Brexit: it would benefit about 10% of the population, possibly have a positive effect on the next 20%, but most people will see a dramatic increase in inflation. This will be offset by rises in interest rates and more money being directed through property, but the only people who will see that will be the rich. You, me and the bloke down the road will eventually be scratching our heads as we look at the price of some things and realise that what we've gained we lost big time elsewhere. Leaving this club will really show us how much we depended on it and the lower down the class ladder you regard yourself the more likely you are to vote to come out and the more likely an exit will effect you the most detrimentally.

Stay in: I'm still a little undecided, but in a different way. Part of me would relish us exiting Europe so I could join the 'I told you so' group in a year or so; but unlike the Scottish independence issue - which would rear its head if we did vote out - if we come out of Europe, we won't be (invited) welcomed back when a UK Euro-friendly government is elected. The chances are a UK exit could act as a catalyst for the entire concept of a United Kingdom to fall apart and also precipitate a new Europe that would rise from the ashes, one that serves the rich more and allows each countries' specific prejudices to be appeased.

Remaining in allows us to keep the benefits while trying to change certain things that we, as pompous pride inflated buffoons, think we should have. If we had a negotiator rather than an arse talking to Donald Tusk and his gang we might get somewhere.

There is a fact here that you need to, at the very least, try and get across to idiots and ignoramuses - while migration isn't really that high here (which they won't believe); economic migrants want to come here because George Osborne is telling the world what a great success story UK PLC is; when we (those who care) all know that ½% of growth hardly makes us a Tiger Nation. He's been harping on about how great we are and therefore people want some of that.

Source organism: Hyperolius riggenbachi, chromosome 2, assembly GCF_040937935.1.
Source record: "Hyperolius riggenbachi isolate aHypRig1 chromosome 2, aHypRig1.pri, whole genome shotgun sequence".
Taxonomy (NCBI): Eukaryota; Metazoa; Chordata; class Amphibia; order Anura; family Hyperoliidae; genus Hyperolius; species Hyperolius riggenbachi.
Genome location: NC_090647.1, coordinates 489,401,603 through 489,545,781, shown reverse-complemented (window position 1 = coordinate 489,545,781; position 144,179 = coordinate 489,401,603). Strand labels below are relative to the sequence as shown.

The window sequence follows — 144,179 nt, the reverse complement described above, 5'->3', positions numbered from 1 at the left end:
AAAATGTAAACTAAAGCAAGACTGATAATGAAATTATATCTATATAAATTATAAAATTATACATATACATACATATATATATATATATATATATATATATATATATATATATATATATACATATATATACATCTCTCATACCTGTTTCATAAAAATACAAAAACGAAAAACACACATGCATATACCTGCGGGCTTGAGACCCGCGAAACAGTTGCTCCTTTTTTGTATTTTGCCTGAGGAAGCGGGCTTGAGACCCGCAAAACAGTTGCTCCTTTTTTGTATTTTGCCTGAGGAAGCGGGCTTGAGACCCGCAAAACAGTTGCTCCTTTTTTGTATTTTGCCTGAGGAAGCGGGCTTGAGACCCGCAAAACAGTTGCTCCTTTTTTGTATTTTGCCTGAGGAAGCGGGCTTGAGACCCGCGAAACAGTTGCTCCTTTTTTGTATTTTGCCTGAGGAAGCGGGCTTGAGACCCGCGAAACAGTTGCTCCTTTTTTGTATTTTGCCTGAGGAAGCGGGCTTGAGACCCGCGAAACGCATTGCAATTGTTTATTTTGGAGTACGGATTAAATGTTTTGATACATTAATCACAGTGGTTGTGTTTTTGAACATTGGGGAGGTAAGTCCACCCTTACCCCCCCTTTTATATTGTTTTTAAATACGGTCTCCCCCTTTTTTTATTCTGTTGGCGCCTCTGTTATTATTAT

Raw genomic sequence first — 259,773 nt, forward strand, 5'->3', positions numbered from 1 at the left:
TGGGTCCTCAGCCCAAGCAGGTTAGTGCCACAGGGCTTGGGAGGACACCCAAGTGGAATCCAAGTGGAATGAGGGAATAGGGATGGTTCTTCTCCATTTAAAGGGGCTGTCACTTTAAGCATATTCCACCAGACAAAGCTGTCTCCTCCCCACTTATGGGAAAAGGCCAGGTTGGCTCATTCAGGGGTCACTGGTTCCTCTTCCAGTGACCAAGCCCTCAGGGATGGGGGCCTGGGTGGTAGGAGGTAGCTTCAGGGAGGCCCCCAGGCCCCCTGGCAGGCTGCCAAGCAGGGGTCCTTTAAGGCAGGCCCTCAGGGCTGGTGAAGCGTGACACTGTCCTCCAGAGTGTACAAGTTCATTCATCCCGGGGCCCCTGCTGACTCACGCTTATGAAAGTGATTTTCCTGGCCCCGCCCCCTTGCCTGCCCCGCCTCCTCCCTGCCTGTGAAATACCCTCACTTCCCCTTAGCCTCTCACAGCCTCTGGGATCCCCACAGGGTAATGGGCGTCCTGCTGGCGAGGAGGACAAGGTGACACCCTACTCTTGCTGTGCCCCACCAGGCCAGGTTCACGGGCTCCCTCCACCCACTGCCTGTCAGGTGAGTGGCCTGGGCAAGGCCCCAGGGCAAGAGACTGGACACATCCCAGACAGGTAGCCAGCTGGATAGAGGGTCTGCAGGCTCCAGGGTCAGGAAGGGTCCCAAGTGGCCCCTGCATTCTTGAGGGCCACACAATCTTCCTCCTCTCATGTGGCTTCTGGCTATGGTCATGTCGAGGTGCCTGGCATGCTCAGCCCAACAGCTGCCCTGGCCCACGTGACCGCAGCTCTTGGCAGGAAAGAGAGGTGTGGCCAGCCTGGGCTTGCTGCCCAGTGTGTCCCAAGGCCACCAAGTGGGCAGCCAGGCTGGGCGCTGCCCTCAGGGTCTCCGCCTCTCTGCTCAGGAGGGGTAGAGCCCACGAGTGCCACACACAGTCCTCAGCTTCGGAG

The fact a lot of our economy is based on borrowed money, (lack of) service industries, zero hour contracts and the destruction of the public sector, means that even if the public believe George, they also don't believe him because the streets are no happier and there's even more Polish voices in said street. And before you start saying that is wrong; look at the USA - the land of opportunity, built on migrants going there to make it. We had that rammed down our throats for over a hundred years, to the point where we've grown so tired of the concept we've forgotten it when we see (our own) migrants (let's not even get into the refugee situation) wanting to come over here to make a better life.

A lot of Brits simply can't fathom the idea that we've been a multicultural country for a very long time and by their very nature multicultural societies will breed a lot of racists, because someone will think, because of their skin colour or how they worship that they are immediately better than someone from another country. The press do a good job of stirring up tensions and I fail to see what they ultimately believe will come out of it; they want to make money, but surely allowing the tide of general opinion to slip towards brown shirts and authoritarianism is self-defeating; they can't make money if the plebs have none to spend.

Something might change my mind; but I think I'm definitely back in the Stay camp. You'd seriously have to be a really selfish and potentially despicable person to support the Out campaign once you've weighed up the pros and cons - and don't take my word for it; do the research yourself, because if we do come out and everything turns to shit, you won't be able to change your mind; you'll be stuck with it.